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Time to end this culture of impunity
No wonder anti-Israel activists plot ever more brazen outrages
Anti-israel “hacktivists” create propaganda on vandalised bus
In the Middle East, with hitherto unimaginable overtures of peace and reconciliation being made towards Israel by certain Gulf states, there are hopes of a potentially momentous change for the better in the century-old Arab war of extermination against the national homeland of the Jewish people.
Clearly, however, those in the west still committed to Israel’s extermination haven’t got the memo. Indeed, they are now ramping up their hate-mongering activities to ever more alarming levels.
Last Saturday, five people were arrested for criminal damage and assaulting the police after Palestine Action protesters threw red paint at the London office of Elbit, the Israeli defence electronics company which helps equip Britain’s armed forces.
In recent months, Elbit has become the cause du jour for Israel-bashers. Huda Ammori, a prominent member of Palestine Action, said it was “up to the people to take direct action to shut Elbit down for good.” The group, which was launched earlier this year, said it had targeted Elbit sites across the country “over a dozen times”.
The indefatigable David Collier, who heroically spends his life wading through the sewers of British antisemitism and anti-Zionism in order to expose them, has written a new blog post about Palestine Action. Let’s hope this finds its way onto the desks of the police and security service. They should immediately act on what he has uncovered.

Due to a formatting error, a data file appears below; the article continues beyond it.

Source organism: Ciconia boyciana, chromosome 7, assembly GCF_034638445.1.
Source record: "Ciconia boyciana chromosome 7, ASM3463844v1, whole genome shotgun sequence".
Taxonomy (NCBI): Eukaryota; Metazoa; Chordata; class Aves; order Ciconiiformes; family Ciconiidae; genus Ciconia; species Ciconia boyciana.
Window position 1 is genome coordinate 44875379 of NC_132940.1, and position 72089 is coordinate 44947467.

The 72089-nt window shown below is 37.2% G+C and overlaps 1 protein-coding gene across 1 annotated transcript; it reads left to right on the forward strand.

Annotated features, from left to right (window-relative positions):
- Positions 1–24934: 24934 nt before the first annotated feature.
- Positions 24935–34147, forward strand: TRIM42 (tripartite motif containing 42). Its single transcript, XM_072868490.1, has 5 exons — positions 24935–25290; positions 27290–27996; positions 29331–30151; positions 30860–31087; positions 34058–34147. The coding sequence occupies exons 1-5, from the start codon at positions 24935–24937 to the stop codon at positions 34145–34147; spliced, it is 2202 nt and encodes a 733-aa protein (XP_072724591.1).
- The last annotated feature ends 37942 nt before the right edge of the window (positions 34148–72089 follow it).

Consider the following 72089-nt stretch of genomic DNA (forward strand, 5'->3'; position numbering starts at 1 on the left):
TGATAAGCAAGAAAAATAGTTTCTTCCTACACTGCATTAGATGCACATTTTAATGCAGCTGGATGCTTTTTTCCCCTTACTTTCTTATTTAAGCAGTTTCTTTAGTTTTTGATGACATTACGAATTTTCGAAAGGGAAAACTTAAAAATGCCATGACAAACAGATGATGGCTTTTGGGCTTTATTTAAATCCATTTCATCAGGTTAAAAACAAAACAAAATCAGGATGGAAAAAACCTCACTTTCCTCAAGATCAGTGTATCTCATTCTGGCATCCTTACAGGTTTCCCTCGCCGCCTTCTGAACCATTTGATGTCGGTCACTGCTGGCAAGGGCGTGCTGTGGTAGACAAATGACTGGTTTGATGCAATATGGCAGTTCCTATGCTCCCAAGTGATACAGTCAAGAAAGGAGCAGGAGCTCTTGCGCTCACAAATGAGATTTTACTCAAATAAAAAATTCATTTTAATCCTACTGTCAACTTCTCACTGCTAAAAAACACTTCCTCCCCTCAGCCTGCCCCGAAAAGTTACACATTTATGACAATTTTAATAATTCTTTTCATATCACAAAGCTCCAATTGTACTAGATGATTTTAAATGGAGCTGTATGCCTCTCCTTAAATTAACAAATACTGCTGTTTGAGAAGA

Collier describes an induction event that Palestine Action held on Zoom. He reports on the incendiary and ludicrous falsehoods they spout in this video about Elbit and Israel, revealing a level of ignorance exceeding even their malevolence. Thus much is pretty well par for the course in such degraded circles.
What should make people sit up, however, is what comes next. Collier reports detailed instructions by Ammori for a campaign of politically motivated vandalism. He writes:
Ammori then begins to tell people what to do. It is about small cells. Even if they are alone, they don’t have to wait for help or instructions, they can just take a bucket of red paint down to their local Elbit offices. She then says it is important to take a photo and send it by email to Palestine Action so they can share it online.
Ammori shares images of advertisement hoardings at bus stops bearing twisted and inflammatory messages about Israeli weapons: “We test weapons on Gaza civilians: Elbit Systems UK”; or in Oldham, with its large Muslim population: “Tested on Palestinians. used in Kashmir. Israel’s weapons made in Oldham”.
The video amounts to incitement — to hatred, certainly, but also to vandalism. For this is how Ammori says these images should be created:
She refers to it as an “ad hack”, which basically means vandalising a billboard on the London Transport system, removing a paid advert and replacing it with one of their own. We are told by Ammori that this illegal act is “quite an easy thing to do’". ‘“All you do is slip a bus stop poster down, flip it over and then put it back up painted’". We are told that all we need is a t60 screwdriver and then directed to Google for further details. To sell the vandalism even further, Ammori tells those listening this also attacks those ad companies who are selling us “crap” like on “Amazon”.
Another activist, Richard Barnard, then describes how do the same thing to a London bus, pictured bearing the legend “Stop arming Israel”:
Again we are told how easy it is. “You literally just slide the other advert off, and you just need to paint it and slide it back on again”.
An activist is then shown brazenly painting graffiti all over the walls inside Elbit’s office — and obviously, being filmed doing so. And this is perhaps the most important point of all.